soething on the order o" :,CCC people #ill be attracted to the counity.
Elliott: I certainly #ould not be surprised.
Williams: I" I understand the situation correctly, this plant closed 7ust o%er eight years ago, and
that closing had a catastrophic e""ect on Plain%ille. Isn5t it true that a large portion o" the
counity #as eployed by this plantH
Elliott: Ies, it #as "ar and a#ay the a7ority eployer.
Williams: !nd ost o" these people ha%e le"t the counity, presuably to "ind eployent
Elliott: De"initely, there #as a drastic decrease in the area5s population.
Williams: !re you concerned, then, our copany can attract the 1,)CC eployees to Plain%ille
"ro other parts o" @e# 8nglandH
Elliott: @ot in the least. =e are absolutely con"ident that #e #ill attract 1,)CC1e%en ore, "or
that atter %irtually any nuber #e need. That, in "act, is one o" the chie" ad%antages o" this
proposal. I #ould thin4 that the counity #ould be %ery pleased to ha%e us there.
Williams: ,n the contrary, I #ould suspect the counity #ill rue the day #e arri%ed. Beyond
that, though, this plan is totally un#or4able i" #e are candid. ,n the other hand, i" #e are less
than candid, the proposal #ill #or4 "or us, but only at great cost to Plain%ille. In "act, $uite
"ran4ly, the iplications are appalling. ,nce again, I ust enter y serious ob7ections.
Elliott: I don5t "ollo# you.
Williams: The teporary plant #ould eploy soe 1,)CC people. !gain, this eans the in"usion
o" o%er :,CCC to the counity and surrounding areas. Byte Products, ho#e%er, intends to close
this plant in three years or less. I" Byte in"ors the counity or the eployees that the 7obs are
teporary, the proposal siply #on5t #or4. =hen the ne# people arri%e the counity, there
#ill be a need "or ore schools, instructors, utilities, housing, restaurants, and so "orth.
,b%iously, i" the ban4s and local go%ernent 4no# that the plant is teporary, no "unding #ill
be ade to a%ailable "or these pro7ects and certainly no credit "or the ne# eployees to buy
hoes, appliances, autoobiles and so "orth.
I", on the other hand, Byte Products does not tell the counity o" its JteporaryG plans, the
pro7ect can go on. But, in se%eral years #hen the plant closes 9and #e here ha%e agreed today
that it #ill close;, #e #ill ha%e created a ghost to#n. The ta' base o" the counity #ill ha%e
been destroyed: property %alues #ill decrease precipitously& practically the #hole to#n #ill be
uneployed. This proposal #ill place Byte Products in an untenable position and in e'tree
Elliott: !re you suggesting that this proposal 7eopardi2ed us legallyH I" so, it should be noted
that the legal departent has re%ie#ed this proposal in its entirely and had indicated no proble.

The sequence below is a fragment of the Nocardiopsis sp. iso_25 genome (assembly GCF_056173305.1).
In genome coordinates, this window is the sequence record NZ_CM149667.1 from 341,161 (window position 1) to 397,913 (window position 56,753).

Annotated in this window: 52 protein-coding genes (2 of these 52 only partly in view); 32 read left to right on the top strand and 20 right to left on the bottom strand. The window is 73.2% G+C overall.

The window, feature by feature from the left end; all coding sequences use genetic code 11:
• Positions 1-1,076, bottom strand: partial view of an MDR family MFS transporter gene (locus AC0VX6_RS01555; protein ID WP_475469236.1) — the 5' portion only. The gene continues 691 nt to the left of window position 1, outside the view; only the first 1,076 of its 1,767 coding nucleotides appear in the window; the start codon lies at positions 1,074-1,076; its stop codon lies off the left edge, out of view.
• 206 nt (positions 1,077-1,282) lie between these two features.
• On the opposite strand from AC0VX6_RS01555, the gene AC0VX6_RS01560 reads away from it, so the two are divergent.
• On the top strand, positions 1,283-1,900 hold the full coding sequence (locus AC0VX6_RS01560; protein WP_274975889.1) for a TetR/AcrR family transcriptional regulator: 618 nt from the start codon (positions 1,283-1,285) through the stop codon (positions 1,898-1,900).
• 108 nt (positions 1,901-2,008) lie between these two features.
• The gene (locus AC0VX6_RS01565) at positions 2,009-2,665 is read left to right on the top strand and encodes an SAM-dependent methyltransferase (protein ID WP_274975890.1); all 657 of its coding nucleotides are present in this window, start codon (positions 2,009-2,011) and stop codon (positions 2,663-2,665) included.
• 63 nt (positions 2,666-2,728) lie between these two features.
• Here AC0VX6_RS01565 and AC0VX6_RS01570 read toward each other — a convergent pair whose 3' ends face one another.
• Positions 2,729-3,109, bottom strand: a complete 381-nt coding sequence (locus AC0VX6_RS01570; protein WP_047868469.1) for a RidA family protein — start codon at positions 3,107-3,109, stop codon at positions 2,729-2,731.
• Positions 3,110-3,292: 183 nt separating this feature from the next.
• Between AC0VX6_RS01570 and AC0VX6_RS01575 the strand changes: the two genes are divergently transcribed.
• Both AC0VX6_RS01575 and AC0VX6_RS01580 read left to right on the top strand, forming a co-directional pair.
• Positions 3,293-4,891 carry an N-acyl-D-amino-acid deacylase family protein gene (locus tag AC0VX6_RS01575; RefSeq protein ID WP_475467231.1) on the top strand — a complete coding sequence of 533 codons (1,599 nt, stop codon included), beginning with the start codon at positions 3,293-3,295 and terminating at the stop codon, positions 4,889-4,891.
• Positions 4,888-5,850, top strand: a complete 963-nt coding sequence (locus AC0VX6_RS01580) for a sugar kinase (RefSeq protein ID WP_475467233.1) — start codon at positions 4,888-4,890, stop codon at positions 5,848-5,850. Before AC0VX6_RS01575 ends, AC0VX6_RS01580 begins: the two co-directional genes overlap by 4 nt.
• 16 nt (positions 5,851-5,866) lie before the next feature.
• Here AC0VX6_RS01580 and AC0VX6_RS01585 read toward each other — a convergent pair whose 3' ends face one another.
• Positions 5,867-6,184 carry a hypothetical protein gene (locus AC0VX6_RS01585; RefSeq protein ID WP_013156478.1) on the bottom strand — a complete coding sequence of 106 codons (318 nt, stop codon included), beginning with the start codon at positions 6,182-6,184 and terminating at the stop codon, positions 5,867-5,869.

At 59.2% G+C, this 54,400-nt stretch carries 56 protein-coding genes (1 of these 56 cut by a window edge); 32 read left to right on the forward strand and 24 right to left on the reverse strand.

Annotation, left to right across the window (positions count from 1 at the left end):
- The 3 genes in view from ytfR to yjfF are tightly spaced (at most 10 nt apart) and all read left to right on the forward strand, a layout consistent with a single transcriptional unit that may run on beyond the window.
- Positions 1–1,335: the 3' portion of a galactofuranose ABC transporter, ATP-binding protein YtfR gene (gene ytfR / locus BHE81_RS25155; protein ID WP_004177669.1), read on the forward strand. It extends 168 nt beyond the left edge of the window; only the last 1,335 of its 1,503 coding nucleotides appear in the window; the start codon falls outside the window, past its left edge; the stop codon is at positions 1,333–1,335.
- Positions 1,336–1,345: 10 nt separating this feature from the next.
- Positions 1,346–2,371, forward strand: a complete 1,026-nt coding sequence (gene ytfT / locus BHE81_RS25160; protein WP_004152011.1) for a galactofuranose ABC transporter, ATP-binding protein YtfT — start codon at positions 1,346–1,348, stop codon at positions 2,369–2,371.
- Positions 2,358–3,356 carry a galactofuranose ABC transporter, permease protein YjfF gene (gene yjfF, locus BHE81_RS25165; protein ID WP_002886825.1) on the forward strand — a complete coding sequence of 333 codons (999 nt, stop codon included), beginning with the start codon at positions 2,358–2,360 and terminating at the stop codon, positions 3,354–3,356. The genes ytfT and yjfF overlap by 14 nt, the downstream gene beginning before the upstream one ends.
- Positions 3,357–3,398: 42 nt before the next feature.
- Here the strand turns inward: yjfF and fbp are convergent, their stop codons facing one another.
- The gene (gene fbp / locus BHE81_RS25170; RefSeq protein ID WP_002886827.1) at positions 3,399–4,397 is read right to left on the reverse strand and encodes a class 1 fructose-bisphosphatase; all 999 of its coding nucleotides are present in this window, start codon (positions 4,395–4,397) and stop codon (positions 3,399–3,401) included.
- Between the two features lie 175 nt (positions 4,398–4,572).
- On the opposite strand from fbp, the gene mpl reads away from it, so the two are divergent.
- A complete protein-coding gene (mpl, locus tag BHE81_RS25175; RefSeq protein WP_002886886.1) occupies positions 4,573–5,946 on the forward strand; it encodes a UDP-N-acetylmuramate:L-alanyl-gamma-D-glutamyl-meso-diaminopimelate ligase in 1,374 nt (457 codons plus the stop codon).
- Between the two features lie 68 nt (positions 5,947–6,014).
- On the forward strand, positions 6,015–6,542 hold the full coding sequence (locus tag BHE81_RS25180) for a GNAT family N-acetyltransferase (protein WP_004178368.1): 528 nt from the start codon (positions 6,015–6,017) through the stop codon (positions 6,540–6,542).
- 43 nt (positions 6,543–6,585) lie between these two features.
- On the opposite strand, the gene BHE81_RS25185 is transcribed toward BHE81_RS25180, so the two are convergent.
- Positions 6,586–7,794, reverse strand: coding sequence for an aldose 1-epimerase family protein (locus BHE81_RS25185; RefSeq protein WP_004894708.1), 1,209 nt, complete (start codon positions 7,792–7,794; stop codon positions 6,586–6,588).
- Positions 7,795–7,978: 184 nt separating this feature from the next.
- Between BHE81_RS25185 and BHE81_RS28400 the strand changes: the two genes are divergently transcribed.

Williams: @oB I don5t thin4 #e are dealing #ith an issue o" legality here. In "act, don5t doubt "or
a inute that his proposal is altogether legal. I do, ho#e%er, resolutely belie%e that this proposal
constitutes gross responsibility.
I thin4 this decision has captured ost o y a7or concerns. These along #ith a host o"
collateral probles associated #ith this pro7ect lea e to strongly suggest that you and the
balance o" the board reconsider and not endorse this proposal. Byte Products ust "ind another
The Dilea
!"ter a short recess, the board eeting recon%ened. Presuably because o" soe discussion
during the recess, se%eral other board ebers indicated that they #ere no longer inclined to
support the proposal. !"ter a short period o" rather heated discussion, the "ollo#ing e'change
too4 place.
Elliott: It appears to e that any %ote on this atter is li4ely to be %ery close. Ki%en the gra%ity
o" our deand capacity proble. I ust insist that the stoc4holders5 e$uity be protected. =e
cannot #ait three years: that is clearly out o" the $uestion. I still "eel that licensing1doestic or
"oreign1is not in our long1ter interest "or any nuber o" reasons, soe o" #hich ha%e been
discussed here. ,n the other hand, I don not #ant to ta4e this pro7ect "or#ard on the strength o"
a i'ed %ote. ! %ote o" *1+ or <1:, "or e'aple, does not indicate that the board is reotely close
to being o" one ind. .r. =illias, is there a coproise to be reachedH
Williams: Respect"ully, I ha%e to say no. I" #e tell the truth1naely, the teporary nature o" our
operations1the proposal is siply not %iable. I" #e are less than candid in this pro7ect, #e do
gra%e daage to the counity as #ell as to our iage. It sees to e that #e can only go one
#ay or the other. I don5t see a iddle ground.
!PP8@DIL 1+.!
R80,/RC80 ?,R C!08 R808!RCD